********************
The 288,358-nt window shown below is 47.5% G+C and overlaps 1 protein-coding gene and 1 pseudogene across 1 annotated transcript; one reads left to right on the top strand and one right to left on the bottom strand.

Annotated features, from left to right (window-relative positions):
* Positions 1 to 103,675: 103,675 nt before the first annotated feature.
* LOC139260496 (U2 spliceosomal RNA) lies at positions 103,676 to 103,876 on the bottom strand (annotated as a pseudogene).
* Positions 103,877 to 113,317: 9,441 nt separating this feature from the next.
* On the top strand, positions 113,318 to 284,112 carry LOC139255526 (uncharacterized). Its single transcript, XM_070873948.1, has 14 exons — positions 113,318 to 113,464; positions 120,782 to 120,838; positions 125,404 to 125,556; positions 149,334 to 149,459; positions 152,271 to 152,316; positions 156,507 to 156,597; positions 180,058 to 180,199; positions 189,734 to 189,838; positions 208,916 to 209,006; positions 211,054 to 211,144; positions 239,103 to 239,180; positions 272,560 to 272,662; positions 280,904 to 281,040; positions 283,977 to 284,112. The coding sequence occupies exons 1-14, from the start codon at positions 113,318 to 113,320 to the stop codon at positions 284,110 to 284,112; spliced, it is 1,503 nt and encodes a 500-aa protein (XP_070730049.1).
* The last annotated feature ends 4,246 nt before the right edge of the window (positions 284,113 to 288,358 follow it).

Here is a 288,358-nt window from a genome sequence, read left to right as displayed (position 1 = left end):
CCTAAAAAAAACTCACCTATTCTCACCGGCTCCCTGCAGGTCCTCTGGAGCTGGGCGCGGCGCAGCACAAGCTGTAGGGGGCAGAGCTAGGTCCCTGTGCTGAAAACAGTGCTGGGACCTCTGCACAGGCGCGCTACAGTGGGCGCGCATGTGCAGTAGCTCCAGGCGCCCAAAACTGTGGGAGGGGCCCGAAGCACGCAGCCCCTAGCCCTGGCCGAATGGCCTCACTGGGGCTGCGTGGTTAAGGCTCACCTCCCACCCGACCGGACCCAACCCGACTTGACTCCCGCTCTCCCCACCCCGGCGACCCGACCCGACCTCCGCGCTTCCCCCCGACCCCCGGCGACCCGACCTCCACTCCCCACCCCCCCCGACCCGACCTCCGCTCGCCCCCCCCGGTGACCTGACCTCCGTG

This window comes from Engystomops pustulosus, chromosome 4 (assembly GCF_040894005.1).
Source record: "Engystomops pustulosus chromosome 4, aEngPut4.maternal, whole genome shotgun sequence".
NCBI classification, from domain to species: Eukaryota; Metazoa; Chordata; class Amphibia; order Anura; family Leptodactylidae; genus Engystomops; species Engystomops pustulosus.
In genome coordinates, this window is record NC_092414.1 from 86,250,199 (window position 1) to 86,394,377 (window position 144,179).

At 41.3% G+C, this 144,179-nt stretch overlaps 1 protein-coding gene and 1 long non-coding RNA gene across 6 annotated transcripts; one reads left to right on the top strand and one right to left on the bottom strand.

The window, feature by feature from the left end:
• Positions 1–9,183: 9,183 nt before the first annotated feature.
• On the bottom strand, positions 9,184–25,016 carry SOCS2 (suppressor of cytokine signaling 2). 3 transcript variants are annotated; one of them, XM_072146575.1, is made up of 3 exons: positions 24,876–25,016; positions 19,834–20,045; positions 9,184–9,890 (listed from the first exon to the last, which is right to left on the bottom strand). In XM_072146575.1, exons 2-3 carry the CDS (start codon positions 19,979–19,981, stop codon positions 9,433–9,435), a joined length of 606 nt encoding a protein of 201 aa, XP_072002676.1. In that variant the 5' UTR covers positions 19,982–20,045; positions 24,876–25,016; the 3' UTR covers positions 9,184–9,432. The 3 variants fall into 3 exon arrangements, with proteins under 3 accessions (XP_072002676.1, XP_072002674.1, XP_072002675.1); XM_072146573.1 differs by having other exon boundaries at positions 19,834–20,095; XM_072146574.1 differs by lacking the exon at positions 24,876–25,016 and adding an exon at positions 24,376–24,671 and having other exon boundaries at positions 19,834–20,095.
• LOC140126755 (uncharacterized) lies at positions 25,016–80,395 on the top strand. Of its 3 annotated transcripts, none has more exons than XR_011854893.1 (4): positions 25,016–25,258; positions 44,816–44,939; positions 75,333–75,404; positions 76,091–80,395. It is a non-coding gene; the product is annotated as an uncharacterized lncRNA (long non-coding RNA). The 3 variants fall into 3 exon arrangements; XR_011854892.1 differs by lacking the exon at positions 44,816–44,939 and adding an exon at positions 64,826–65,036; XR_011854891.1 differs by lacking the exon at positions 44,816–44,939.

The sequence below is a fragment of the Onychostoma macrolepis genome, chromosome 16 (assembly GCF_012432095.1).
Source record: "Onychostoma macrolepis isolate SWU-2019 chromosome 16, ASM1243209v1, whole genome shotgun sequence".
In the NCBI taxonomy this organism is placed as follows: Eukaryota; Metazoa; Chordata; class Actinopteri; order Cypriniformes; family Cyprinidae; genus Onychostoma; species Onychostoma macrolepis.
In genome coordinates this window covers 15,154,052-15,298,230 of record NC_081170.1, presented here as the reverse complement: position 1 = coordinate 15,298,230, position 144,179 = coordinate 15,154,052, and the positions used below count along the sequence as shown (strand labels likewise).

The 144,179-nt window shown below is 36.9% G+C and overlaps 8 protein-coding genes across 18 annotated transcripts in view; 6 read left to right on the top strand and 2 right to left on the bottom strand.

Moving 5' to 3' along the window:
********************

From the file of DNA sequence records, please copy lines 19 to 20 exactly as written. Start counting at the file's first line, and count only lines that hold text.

The sequence below is a fragment of the Onychostoma macrolepis genome, chromosome 16 (assembly GCF_012432095.1).
Source record: "Onychostoma macrolepis isolate SWU-2019 chromosome 16, ASM1243209v1, whole genome shotgun sequence".